I hate to admit this, but pastors are prone to manipulation. Sometimes we are unknowingly manipulated by our own church members. Sometimes we are the perpetrators of manipulation. Neither scenario is acceptable nor biblical, and both are avoidable.
Manipulation in the Church
In an attempt to please the Lord and his bride, we often try too hard to make our people happy, which is an unreasonable expectation for any pastor. Although there is no way we can altogether control being impressed or intimidated by people, we can avoid being manipulated in these five ways.
Being an encourager by nature, I enjoy giving and receiving compliments as much as anyone. When I sense an agenda in the middle of an affirmation, my internal guard goes up. Those who seek to influence us through flattering words or gifts are no less dangerous than those who try to bully us with criticism or threats. Assume the best and respond with a simple “thank you,” rather than automatically reciprocating.
A person who flatters his neighbor spreads a net for his feet. (Proverbs 29:5)
“If you lead well, you will lead change. If you lead change, you will be criticized. If you can’t take criticisms, don’t lead.” —Dr. Thom Rainer
Criticism comes with the territory and is no small price to pay for pastoring. Although no pastor can avoid criticism completely, we can avoid being controlled by it. Control the conversation by guarding your heart and controlling your tone.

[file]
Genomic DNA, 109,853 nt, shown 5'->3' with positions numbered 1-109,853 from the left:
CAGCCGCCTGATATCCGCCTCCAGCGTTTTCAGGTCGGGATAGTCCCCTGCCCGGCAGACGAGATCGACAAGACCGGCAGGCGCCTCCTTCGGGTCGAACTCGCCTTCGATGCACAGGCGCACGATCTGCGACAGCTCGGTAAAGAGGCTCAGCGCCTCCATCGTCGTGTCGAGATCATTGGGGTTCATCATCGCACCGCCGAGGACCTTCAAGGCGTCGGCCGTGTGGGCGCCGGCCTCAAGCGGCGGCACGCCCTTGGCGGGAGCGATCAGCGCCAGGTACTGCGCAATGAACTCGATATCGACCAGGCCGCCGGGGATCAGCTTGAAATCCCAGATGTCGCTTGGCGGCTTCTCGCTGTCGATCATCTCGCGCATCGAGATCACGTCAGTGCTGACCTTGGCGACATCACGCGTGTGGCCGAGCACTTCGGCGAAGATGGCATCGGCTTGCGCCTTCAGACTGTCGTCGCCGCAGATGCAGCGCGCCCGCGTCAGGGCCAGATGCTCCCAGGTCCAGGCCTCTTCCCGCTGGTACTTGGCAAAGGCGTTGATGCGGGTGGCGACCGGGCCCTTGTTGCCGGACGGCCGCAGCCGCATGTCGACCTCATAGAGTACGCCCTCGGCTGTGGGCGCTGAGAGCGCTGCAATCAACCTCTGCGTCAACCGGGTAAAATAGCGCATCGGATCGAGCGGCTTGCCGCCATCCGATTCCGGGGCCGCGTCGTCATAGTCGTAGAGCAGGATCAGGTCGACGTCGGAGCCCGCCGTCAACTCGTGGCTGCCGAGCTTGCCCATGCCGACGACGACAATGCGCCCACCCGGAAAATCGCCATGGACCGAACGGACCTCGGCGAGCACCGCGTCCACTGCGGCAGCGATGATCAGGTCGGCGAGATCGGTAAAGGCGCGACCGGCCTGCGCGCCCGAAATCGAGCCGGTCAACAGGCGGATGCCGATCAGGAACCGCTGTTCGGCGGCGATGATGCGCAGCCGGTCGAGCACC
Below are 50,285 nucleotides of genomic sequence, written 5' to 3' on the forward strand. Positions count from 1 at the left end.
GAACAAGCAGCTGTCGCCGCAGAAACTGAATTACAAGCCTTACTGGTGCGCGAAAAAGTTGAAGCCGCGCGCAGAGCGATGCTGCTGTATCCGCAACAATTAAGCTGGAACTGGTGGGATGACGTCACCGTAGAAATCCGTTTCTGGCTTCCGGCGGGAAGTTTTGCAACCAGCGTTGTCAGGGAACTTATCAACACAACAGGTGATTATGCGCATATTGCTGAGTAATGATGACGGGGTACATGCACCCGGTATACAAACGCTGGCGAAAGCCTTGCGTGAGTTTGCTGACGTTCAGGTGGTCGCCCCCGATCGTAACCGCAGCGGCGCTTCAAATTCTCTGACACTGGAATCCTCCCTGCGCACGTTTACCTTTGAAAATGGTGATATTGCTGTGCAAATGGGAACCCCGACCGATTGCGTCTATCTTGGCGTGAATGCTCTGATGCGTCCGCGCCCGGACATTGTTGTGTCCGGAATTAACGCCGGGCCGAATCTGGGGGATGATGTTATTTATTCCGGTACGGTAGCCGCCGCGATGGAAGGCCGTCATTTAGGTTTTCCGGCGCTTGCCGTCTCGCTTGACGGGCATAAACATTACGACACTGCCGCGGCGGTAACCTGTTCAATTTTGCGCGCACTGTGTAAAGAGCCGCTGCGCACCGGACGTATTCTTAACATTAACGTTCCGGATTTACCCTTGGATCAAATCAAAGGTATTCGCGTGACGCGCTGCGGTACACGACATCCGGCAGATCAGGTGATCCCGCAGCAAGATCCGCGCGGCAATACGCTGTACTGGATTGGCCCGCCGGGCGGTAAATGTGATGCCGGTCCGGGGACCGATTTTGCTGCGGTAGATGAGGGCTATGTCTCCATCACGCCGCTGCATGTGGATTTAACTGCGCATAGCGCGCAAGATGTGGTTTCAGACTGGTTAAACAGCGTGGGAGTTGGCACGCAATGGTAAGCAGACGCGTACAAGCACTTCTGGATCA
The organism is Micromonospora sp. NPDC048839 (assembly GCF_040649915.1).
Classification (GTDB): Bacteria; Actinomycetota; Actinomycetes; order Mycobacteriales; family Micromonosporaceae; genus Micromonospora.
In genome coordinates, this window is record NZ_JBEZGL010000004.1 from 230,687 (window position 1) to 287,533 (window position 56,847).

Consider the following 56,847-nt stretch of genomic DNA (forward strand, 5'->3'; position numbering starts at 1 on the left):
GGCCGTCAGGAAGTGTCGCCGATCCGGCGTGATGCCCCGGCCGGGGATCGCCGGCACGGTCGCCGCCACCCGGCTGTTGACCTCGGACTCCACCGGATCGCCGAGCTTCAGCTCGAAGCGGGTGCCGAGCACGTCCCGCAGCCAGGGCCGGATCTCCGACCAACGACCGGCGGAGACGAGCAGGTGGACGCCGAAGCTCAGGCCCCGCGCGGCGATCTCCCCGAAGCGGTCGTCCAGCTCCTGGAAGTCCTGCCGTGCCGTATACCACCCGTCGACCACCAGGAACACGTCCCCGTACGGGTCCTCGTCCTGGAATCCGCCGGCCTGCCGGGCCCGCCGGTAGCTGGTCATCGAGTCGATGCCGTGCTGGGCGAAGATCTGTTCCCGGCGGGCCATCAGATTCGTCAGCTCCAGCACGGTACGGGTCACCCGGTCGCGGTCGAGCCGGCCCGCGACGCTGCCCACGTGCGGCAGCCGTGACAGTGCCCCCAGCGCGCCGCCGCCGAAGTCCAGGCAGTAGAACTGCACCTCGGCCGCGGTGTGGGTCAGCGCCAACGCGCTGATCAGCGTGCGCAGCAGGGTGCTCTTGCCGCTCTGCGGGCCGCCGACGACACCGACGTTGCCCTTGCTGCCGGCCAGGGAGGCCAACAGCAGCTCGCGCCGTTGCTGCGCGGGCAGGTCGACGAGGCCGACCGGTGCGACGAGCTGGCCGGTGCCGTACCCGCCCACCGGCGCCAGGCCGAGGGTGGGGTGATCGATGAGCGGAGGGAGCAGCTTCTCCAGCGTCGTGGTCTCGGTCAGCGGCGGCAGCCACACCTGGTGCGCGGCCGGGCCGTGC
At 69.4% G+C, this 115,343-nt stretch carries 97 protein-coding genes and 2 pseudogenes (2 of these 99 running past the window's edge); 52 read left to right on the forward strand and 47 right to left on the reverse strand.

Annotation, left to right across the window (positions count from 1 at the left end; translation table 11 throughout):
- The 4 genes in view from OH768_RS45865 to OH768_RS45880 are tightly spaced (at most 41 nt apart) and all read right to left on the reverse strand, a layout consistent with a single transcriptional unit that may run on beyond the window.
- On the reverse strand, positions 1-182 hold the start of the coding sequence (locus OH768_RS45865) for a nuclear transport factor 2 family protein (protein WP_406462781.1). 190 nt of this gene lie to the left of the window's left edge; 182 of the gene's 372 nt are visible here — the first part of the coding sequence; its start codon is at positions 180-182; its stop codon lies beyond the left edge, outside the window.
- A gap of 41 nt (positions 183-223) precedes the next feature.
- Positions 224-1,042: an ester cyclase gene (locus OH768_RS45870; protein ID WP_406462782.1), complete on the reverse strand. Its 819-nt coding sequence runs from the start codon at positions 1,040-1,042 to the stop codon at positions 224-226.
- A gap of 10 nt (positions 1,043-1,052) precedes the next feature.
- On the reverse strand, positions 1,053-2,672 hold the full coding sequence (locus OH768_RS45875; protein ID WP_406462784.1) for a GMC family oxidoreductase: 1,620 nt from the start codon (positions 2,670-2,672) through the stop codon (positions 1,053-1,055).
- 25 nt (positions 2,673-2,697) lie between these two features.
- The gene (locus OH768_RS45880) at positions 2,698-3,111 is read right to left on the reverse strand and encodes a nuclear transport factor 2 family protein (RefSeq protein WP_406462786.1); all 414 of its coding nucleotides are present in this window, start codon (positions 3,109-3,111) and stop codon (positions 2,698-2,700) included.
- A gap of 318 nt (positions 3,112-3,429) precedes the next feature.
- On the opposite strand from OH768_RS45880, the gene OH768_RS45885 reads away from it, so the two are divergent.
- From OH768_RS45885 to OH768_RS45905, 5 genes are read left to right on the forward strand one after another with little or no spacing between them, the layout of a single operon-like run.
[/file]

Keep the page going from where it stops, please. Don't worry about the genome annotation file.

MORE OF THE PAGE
A gentle answer turns away anger, but a harsh word stirs up wrath. (Proverbs 15:1)
Jesus modeled the appropriateness of silence during one of his trials.
Whoever shows contempt for his neighbor lacks sense, but a person with understanding keeps silent. (Proverbs 11:12)
Although silence is sometimes the most appropriate response to manipulation, be aware that it can also be a manipulative tool. Giving someone the silent treatment is a passive-aggressive way to control others.
Anyone in ministry has been ambushed in the church hallways by well-meaning members, as well as manipulative ones. Normal Sunday hallway banter is healthy, but when someone waltzes up to you with a fully-loaded, semi-automatic rant, you need to be prepared with a measured response.
My typical response is to ask if they would like to talk about this at a more appropriate time. If this does not disarm them, leave them as quickly and gracefully as you can if it is a Sunday morning. Sometimes the best way to turn the other cheek, is to literally turn the other direction and start walking away.